Amazon, Apple, Facebook, and Google. Those are the THE FOUR examined by author Scott Galloway in his first book, out early October. Having listened to an advance review copy, I was astonished by some of the material not covered in earlier tech and marketing related books such as Future Shock, Rise of the Robots, Wonderland, and Brandwashed. Galloway is a professor at NYU’s Stern School of Business, and has served on the boards of Eddie Bauer, The New York Times Company, Gateway Computer, and Berkeley’s Haas School of Business, where he teaches Brand Strategy and Digital Marketing. He is the founder of several firms including L2, Red Envelope, and Prophet. The takeaway quote from his new book: “It has never been easier to become a billionaire, and never harder to become a millionaire.” What he means is that domination in markets has become an endgame in which only those few giant corporations that utilize data mining and artificial intelligence can gobble market share, and end up controlling not only how people make their purchases, but what they are exposed to, and how they perceive the world (think.) This goes beyond what Wal Mart has done, in going to rural America with big box stores and putting mom and pop shops out of business by undercutting their prices. This is spying and influencing on a subliminal level, and then utilizing influencers in sports and entertainment and politics. Product placement is old news, as in the movie Mission to Mars when a Coke saves the crew by finding a leak in the hull. Today it is all about controlling the entire experience of living, making you rely on the brand to service your every need. Facebook can hear every sound in your room when you’re on their site. They may know more about you than you do. They cooperate with the FBI, and while this sounds like a good thing, they also sell your data to third parties, who may then be hacked. Amazon began with books, and now sells electronics, food delivery, and soon cars. Jeff Bezos, he says, will be the first Trillionaire, and his vision of the future is robots replacing humans everywhere. (This was also my plot in The World’s First Trillionaire, a scifi satire at Amazon.) Better get that robotics degree or high tech trade license! Standing in line at AGT is a futile gambit in a winner-take-all culture in which the judges make more per show than the ultimate “winner” gets. Apple has a billion credit cards in their system, and are paranoid about security and secrecy. At their product launches the stunning images are offset by a CEO and tech guy who come out dressed in jeans and untucked shirts like rappers, the message being “we’re just like you. We’re cool.” Then they get into their new red Ferraris. Google can punish companies by demoting them in their search results. “Page two is like being dropped off the Earth,” says Galloway. Shareholder value can plummet overnight. Cooperate or else. “In the future,” the author says, “one percent will be lords, and the ninety-nine percent will be serfs.” In many ways, we are there already. A must read for anyone wanting to survive in an age when fitness must be mental, and willingness to change, emotional maturity, empathy, and knowledge are the four keys to success.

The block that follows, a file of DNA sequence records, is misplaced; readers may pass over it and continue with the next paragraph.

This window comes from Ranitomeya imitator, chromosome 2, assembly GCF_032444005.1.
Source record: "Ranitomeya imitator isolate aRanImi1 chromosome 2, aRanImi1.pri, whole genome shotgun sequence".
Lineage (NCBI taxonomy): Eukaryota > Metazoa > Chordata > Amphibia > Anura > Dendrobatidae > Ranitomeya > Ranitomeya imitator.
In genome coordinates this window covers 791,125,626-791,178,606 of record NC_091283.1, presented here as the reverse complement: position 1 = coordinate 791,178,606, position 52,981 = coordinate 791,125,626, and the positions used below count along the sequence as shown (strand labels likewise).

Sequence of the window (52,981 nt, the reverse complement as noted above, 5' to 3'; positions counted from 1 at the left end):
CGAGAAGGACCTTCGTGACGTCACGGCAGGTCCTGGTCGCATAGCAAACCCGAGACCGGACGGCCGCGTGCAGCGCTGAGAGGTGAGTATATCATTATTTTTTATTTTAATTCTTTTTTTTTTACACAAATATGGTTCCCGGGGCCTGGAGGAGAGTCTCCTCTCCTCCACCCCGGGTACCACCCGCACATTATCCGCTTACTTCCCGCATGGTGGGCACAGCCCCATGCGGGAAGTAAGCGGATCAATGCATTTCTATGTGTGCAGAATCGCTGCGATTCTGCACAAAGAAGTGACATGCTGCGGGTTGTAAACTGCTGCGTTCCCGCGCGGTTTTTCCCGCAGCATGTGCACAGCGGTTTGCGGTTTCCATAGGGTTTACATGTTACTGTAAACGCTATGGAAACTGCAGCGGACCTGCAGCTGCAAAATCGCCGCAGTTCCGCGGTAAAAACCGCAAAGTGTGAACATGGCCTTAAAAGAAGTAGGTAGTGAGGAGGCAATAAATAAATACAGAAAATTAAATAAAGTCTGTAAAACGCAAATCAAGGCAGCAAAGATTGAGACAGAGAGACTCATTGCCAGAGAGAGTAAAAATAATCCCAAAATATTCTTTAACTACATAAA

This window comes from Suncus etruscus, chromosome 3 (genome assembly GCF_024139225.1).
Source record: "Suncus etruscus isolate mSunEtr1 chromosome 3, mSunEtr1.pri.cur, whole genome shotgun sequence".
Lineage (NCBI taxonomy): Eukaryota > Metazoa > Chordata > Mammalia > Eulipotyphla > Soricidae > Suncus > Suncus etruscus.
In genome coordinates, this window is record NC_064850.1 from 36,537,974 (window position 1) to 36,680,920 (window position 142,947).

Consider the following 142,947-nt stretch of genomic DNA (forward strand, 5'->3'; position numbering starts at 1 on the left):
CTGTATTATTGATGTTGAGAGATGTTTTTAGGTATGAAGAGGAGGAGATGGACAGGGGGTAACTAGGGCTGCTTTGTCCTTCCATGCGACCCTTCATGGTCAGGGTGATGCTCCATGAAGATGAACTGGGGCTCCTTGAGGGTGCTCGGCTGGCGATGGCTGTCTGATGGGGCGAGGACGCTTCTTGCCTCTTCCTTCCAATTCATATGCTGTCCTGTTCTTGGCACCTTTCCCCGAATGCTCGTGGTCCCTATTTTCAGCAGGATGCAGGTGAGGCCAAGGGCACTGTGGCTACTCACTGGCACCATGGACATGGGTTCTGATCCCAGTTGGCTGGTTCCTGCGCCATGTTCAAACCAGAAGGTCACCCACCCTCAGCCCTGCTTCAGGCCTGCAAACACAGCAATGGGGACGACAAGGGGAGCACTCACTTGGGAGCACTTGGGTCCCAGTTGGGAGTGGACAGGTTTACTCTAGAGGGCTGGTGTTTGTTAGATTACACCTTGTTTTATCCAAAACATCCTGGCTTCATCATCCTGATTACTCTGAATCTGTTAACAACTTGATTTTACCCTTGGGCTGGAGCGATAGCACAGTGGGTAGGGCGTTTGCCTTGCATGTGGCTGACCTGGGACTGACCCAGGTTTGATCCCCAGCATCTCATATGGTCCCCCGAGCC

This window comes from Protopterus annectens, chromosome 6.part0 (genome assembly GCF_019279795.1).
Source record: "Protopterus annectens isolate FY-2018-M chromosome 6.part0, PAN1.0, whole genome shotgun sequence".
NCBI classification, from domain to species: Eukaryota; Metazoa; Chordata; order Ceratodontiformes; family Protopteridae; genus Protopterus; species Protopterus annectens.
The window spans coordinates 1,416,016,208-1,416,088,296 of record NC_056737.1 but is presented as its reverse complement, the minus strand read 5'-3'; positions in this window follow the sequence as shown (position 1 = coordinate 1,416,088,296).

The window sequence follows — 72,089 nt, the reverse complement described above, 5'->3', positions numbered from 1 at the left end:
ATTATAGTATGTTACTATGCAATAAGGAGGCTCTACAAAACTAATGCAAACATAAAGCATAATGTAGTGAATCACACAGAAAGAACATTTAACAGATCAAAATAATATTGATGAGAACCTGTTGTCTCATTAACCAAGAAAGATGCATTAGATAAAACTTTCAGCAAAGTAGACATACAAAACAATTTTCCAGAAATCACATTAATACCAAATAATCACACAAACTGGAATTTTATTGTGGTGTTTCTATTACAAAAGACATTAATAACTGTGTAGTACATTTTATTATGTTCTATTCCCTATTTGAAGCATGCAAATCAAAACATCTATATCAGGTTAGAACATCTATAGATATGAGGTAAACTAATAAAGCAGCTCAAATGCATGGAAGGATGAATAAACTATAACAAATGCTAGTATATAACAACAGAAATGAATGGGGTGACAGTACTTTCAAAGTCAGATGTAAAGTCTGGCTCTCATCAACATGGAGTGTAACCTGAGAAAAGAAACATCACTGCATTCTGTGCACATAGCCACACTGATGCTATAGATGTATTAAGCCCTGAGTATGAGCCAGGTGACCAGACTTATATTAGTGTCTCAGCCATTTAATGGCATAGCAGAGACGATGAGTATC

Fear and horror makes headlines. From Kim Jong-un to the IT movie. So what about it? World leaders and the news hunt for viral videos with extreme events, extreme weather, and Stranger Things which may generate the most clicks, (so that they can get votes or sell soda and junk food, along with prescription drugs.) We have a rubberneck culture looking for escape. But what are the real dangers? Driving while drunk, sitting too long in a chair watching TV while ignoring health, not reading enough to get the full picture. (Twitter is dumbed down reading into polarized belief reinforcement.) The answer is audiobooks, listened to on the road or while exercising, and without eyestrain. Here are a couple new entries… —In the new audiobook FantasticLand a hurricane has ravaged Florida, and a group of teens fight for survival at a theme park cut off from civilization. Meanwhile, in The End of the World Running Club, Edgar Hill is thirty-five and caught in his own headlock. Overweight slob, under-performing husband, and reluctant father-—for Ed, the world may as well have already ended. So when it does end in a catastrophic asteroid strike and Edgar and his family find refuge in an Edinburgh army barracks, it comes as something of a relief. But nothing’s ever that simple. Returning from a salvage run in the city, Edgar finds his family gone, taken to the south coast for evacuation by an international task force. Suddenly he finds himself facing a grueling journey on foot across a devastated United Kingdom. Edgar must race against time and overcome his own shortcomings, not to mention hundred-mile canyons and a heavily flooded west coast, to find the people he loves before he loses them forever. This is a vivid, gripping story of hope, long-distance running, and how we break the limits of our own endurance. Tired of playing the watcher or victim? New non-fiction includes The Last Arrow. (Shades of The Hunger Games?) When you come to the end of your days, you will not measure your life based on success and failures. All of those will eventually blur together into a single memory called “life.” What will give you solace is a life with nothing left undone. One that’s been lived with relentless ambition, a heart on fire, and with no regrets. On the other hand, what will haunt you until your final breath is who you could have been but never became and what you could have done but never did. The Last Arrow is your roadmap to a life that defies odds and alters destinies. Discover the attributes of those who break the gravitational pull of mediocrity as cultural pioneer and thought leader Erwin McManus examines the characteristics of individuals who risked everything for a life they could only imagine. Imagine living the life you were convinced was only a dream. We all begin this life with a quiver full of arrows. Now the choice is yours. Will you cling to your arrows or risk them all, opting to live until you have nothing left to give? Time is short. The Last Arrow is about the quest for life.